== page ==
Meditation sounds simple in principle – focus on one thing and block out all other thoughts! But in reality it can be harder to achieve and takes dedication and sustained practise. However the benefits far out way the commitment needed.
In some cases you may think of meditation of being a hippy thing to do, or a perhaps an extension of yoga practise. But in reality the world is a confusing and very busy place for all of us these days. Strides in technology are fantastic, but they have also created an environment where we are ‘always on’, smart phones and tablets have made it in to the bedroom that once would have been a tranquil place to rest. Just doing everyday tasks like getting lunch and coffee now provide many choices and with it many decisions.
All told many of us are stressed both in body and mind perhaps without even realising it. And this is where meditation comes in. It gives you a safe place to crowd out all of the pulls on your everyday life. In that moment you just get to concentrate on you – not your partner, your kids, or your job – just you…
A traditional pose for meditating is sitting cross legged on the floor – but find a space and position that is comfortable to you. Some people prefer a dimly lit room, others will like light, some will close their eyes, others prefer to focus on something like a lit candle – again, do whatever feels right for you. Try to carve out a period of time that will be quiet and where you will be undisturbed – and turn off any technology!
You may find it easier to relax if you do some gentle stretches and an important component is your breathing – very gradually slow down your breathing, so that you breaths in and out are calmer and more controlled.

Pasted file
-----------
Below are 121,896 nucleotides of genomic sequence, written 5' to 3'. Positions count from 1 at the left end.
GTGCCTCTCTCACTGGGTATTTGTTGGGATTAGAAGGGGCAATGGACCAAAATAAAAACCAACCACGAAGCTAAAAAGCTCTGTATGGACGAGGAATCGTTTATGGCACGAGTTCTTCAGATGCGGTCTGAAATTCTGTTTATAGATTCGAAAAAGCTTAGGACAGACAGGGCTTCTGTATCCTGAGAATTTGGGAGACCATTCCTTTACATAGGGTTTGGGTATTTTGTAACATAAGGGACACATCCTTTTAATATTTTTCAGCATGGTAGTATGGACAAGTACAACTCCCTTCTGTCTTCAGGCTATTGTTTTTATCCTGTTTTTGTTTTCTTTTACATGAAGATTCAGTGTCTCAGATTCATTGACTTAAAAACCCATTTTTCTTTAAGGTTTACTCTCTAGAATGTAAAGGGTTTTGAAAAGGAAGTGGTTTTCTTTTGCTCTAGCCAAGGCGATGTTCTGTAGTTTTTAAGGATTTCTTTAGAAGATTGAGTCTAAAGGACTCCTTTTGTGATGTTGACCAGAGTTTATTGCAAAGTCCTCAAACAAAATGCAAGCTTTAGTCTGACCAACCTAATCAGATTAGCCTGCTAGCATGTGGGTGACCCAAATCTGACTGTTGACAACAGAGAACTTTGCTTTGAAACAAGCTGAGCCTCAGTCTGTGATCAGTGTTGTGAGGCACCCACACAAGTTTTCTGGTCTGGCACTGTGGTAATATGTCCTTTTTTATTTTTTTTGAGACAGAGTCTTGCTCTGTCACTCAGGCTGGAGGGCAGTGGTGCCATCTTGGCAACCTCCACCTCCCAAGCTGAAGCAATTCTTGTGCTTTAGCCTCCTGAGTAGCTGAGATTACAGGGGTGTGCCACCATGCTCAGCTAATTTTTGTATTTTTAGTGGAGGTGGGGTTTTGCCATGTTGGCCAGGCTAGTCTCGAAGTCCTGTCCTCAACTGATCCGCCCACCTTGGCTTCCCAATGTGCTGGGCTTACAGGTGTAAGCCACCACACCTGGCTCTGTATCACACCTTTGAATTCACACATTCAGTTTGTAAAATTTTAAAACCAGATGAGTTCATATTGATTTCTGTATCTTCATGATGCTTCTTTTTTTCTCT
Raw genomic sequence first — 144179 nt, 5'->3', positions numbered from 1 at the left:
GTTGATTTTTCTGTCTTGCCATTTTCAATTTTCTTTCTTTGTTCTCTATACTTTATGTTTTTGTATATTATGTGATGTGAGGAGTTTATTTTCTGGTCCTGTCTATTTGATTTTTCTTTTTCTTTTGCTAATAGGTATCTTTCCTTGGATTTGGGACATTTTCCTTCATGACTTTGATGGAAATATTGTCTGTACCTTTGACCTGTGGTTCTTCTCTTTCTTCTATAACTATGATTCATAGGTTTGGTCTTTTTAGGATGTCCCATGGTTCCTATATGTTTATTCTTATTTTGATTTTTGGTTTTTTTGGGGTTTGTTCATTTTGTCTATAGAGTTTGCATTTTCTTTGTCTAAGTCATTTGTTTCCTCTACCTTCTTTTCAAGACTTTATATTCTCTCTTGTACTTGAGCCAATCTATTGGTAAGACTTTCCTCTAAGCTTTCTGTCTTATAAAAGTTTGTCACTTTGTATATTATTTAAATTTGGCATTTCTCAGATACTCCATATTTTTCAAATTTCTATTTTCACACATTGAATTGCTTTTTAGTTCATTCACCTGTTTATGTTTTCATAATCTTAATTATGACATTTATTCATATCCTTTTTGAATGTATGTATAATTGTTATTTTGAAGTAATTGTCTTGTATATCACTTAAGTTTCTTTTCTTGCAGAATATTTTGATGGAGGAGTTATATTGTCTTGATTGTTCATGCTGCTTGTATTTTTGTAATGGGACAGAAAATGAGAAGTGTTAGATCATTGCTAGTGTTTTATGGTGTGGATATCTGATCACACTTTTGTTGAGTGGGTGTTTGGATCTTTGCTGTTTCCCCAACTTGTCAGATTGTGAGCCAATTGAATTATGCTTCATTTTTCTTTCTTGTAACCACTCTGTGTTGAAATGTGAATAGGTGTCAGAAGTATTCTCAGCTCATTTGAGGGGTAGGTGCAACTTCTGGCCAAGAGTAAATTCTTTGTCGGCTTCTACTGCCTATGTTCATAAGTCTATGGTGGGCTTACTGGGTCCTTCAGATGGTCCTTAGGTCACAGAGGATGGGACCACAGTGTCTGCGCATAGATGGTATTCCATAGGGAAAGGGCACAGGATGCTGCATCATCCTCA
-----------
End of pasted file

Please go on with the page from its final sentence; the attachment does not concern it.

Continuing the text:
When you first start meditating you may find it difficult to clear your mind, you will no doubt have to sit in the position for a while. Random thoughts will try and enter your head – what you are going to cook for tea, a friend you must remember to call, a sick relative, an email you forgot to send. It is not unusual for you to feel guilty for taking the time out, and to begin with you may tell yourself that you could be better spending your time on a million and one things from your ever growing to do list…
The whole point of meditation is learning to resist this inner chatter, there is no need to feel guilty for taking a small amount of time for yourself each day. With practise you will find that following your sessions any decisions that were troubling you now seem easier to take, and you will be able to prioritise what really needs to get done and frankly what can wait.
Some people find it easier to take themselves on a guided tour of their imagination – you might think of a place that you felt really happy (perhaps a beach on holiday), then can you imagine the salty taste on your lips, the gentle breeze on your skin, the smell of the suntan lotion and the gentle chatter of people in the background, the warmth of the sun and the relaxed glow you felt…Gradually allow this visualisation to carry over your whole body until all of the tension in your muscles melt away and your mind goes quiet. Keep breathing deeply and slowly and keep working to keep your mind clear of any thoughts.
Regular practise should see you reap the benefits; you should feel more enlightened and happier on a deeper level.